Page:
Places you can hear birdsong

After the long winter, migrating birds return from milder climates to spend summer in the UK. Spot chiffchaffs from mid-March, swallows and house martins from mid-April and swifts in late April or early May.

a bearded reedling sitting on a reed stem

Blakeney Point, Norfolk

Blakeney Point is a key site for birdwatchers, particularly as it’s been designated as one of the most important sites in Europe for nesting terns. These are joined by several species of song bird in spring including swallows, sand martins and the meadow pipits that live among the marram grass.

Sandwich Tern

Brownsea Island, Dorset

During spring the island provides a home for a huge range of bird species. Listen out for the noisy call of the black-headed gull and watch the peacocks showing off on Church Field, or see terns and gulls nesting on the lagoon.

Flock of birds on Strangford Lough

Castle Ward, Northern Ireland 

Follow the secret shore trail to the bird hide which overlooks Strangford Lough, one of the best places to spot birds such as grey heron, redshank, and curlew.

A family uses binoculars to look out from the bird hide at Crom

Crom, Northern Ireland

One of Ireland’s most important nature conservation areas, at Crom you can watch winter birdlife depart and migrants arrive from the south. The bird hide on the shores of Derrymacrow Lough is equipped with binoculars, identification guides and notebooks to record what you see.

Couple walking

Danbury Common, Essex

The woodlands of Danbury and Lingwood Commons have a commanding position on one of Essex’s highest ridges – a whopping 107 metres high. Visit in spring for a peaceful wander through the trees through the trees, and if you’re lucky you might even hear nightingales singing nearby.

Couple walking in the formal garden at Fenton House

Fenton House and Garden, London

This 17th century merchant’s house is a hidden gem just off Hampstead’s bustling high street. Take a stroll through the peaceful gardens and you’ll be able to hear birds such as robins, blackbirds and song thrush chirping away – not to mention the flocks of parakeets that live on the heath.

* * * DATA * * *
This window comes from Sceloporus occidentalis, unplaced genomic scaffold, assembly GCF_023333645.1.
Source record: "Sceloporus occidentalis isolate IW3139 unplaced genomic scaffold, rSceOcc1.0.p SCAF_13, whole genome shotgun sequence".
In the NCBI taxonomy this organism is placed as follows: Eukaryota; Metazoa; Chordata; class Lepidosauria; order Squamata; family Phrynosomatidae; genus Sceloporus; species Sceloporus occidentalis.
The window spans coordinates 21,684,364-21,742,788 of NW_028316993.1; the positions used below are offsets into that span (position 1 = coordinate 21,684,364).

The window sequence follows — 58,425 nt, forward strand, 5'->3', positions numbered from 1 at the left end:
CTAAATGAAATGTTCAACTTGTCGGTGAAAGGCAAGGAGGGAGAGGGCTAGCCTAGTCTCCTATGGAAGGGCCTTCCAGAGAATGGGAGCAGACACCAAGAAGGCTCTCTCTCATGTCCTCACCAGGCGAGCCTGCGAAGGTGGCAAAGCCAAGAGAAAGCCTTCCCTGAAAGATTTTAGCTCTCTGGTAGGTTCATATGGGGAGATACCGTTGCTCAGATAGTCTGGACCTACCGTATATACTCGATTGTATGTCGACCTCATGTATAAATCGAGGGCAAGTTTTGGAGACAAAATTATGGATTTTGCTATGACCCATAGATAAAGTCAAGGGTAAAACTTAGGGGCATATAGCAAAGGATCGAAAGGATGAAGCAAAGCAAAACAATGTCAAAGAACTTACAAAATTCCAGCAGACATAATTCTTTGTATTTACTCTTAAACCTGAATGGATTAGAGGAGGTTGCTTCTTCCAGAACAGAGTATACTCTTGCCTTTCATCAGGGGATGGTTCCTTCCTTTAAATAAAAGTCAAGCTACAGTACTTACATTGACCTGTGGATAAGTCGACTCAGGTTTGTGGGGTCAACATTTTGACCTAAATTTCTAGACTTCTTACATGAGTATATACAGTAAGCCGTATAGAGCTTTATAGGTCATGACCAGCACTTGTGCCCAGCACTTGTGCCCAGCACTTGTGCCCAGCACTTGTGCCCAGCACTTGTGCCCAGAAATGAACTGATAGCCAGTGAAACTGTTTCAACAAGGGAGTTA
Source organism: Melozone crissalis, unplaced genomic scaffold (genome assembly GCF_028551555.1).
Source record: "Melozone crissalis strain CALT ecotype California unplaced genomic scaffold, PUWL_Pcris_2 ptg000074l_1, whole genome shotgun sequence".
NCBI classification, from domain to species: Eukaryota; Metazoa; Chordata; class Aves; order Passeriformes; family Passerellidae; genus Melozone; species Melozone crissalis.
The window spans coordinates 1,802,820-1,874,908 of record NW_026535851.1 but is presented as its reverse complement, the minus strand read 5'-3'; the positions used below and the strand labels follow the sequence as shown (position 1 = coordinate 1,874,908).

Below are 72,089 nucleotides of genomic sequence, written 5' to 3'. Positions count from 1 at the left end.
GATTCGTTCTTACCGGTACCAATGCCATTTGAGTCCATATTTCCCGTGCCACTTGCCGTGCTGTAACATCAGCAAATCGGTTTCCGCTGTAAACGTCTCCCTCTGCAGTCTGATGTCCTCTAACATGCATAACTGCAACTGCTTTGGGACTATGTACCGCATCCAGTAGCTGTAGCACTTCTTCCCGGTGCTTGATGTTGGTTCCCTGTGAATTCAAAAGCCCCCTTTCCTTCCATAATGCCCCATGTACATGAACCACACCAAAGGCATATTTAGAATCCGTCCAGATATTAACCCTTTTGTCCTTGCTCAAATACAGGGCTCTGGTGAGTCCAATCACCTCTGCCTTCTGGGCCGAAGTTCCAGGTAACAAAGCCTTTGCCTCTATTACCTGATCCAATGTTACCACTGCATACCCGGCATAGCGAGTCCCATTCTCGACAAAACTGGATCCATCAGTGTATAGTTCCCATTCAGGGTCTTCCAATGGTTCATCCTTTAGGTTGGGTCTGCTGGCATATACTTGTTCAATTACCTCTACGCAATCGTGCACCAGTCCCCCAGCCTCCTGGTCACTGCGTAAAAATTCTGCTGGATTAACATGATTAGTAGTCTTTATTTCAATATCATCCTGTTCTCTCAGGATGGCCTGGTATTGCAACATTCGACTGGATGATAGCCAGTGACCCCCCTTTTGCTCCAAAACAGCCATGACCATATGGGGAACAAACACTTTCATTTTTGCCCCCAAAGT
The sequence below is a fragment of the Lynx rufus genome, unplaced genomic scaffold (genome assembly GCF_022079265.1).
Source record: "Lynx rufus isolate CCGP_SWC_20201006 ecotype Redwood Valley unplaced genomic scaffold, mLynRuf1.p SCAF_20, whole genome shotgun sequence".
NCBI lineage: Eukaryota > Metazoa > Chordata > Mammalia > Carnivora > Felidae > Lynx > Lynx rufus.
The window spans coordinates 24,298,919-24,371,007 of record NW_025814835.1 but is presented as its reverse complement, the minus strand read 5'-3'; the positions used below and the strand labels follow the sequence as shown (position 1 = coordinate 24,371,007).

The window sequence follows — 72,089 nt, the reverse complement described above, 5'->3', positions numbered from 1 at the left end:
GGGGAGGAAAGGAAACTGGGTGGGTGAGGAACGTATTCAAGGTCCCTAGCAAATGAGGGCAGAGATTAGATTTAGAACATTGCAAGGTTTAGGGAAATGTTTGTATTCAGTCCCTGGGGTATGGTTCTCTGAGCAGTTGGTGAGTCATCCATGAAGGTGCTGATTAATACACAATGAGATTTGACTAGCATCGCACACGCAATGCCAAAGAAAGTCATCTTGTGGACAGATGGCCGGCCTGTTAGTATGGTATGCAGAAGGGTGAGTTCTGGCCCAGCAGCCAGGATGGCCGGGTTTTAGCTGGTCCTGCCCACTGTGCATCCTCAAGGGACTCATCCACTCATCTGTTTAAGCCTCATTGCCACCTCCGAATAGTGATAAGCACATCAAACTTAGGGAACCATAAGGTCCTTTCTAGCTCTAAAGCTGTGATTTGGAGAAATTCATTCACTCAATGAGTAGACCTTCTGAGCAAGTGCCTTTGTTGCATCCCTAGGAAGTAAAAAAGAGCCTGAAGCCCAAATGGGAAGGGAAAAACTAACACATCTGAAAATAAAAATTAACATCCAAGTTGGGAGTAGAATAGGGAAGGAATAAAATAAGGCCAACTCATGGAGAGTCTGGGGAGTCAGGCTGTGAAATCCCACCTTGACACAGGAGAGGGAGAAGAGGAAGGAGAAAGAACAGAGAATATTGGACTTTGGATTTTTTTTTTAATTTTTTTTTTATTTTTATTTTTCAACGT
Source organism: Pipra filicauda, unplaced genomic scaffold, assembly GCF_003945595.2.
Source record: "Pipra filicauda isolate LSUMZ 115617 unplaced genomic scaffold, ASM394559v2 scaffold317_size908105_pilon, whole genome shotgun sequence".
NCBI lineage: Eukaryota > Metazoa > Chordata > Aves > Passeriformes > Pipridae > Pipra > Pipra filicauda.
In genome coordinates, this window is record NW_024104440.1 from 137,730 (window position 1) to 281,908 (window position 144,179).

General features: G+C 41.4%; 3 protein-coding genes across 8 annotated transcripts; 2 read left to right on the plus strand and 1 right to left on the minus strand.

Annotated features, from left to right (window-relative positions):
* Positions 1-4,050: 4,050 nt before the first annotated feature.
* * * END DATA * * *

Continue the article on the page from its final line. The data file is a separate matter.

A Chough feeding near Lizard Point

Lizard Point, Cornwall

As well as the famous choughs (Cornwall's 'national' bird) the Lizard peninsula also provides homes for many species of songbird including Blue Tits, Chiff Chaffs and Redstarts.

A pied flycatcher on a twig

Longshaw Estate, Derbyshire

The Longshaw Estate includes ancient woods, parkland and heather moorland, providing plenty of habitats for birds. We’ve also installed feeders outside the café which are frequented by finches, blue and great tits, nuthatches and siskins. So while you’re polishing off a cuppa and a slice of cake, you can watch our winged residents enjoying a snack of their own.

A pair of nightjars at the New Forest Northern Commons

New Forest, Hampshire

The New Forest’s heathland commons are fantastic for dawn and dusk choruses. We do lots of important conservation work in the area to help support the growth of local bird populations, including rare species such as the nightjar. Keep an ear out in the evening and you may be lucky enough to hear one among the trees.

Swans and cygnet glide along the creek at Newton National Nature Reserve

Newtown National Nature Reserve, Isle of Wight

If you’re listening out for incredible springtime birdsong, then Newtown National Nature Reserve is the place for you. From woodland and meadows to marshes and coast, diverse habitats here ensure a wide range of bird species. Highlights include oyster catchers, peregrines, curlews, golden plovers, kingfishers and starlings.

Fulmar over the sea

Souter Lighthouse and the Leas, Tyne and Wear 

Returning seabirds including Kittiwakes, Fulmars, Cormorants, Shags, Razorbills and Guillemots bring the cliffs and rock stacks of The Leas back to raucous life. Skylark breeding season also begins in April – listen for their song as they ascend above cliff top grasslands, one of the most joyful sounds of spring.

Great tit sitting on a tea cup at Stackpole Quay, Pembrokeshire

Stackpole, Pembrokeshire

The unspoilt coastline of the Stackpole Estate attracts all sorts of birdlife. Take a seat outside the tea room at Stackpole Quay to listen to them singing from the trees.

A Ring Ouzel bird, found in Snowdonia, Wales

Sticklebarn, Cumbria 

Spring often sees people start to visit the fells of the Lake District and the birds do the same. The chiff chaff is usually the earliest warbler to arrive back in the valley and its song can be heard commonly from mid-March onwards. Listen out for the Ring Ouzel which is found on the higher fells and often only given away by its ‘tac-tac’ call. The Cuckoo is also often heard but rarely seen - this elusive bird arrives in the valley around mid-April.

Wicken Fen - Bird Watchers and Sunset over Sedge Fen

Wicken Fen, Cambridgeshire

The dawn chorus at Wicken Fen is spectacular. If you can get out of bed early enough, you will hear Cuckoo calls joined by wrens, songthrushes, blackbirds and the reed-bed specialists: reed and sedge warblers. Later in the day the fens are alive with skylarks – the voice of the UK’s spring time.

Bird watching tips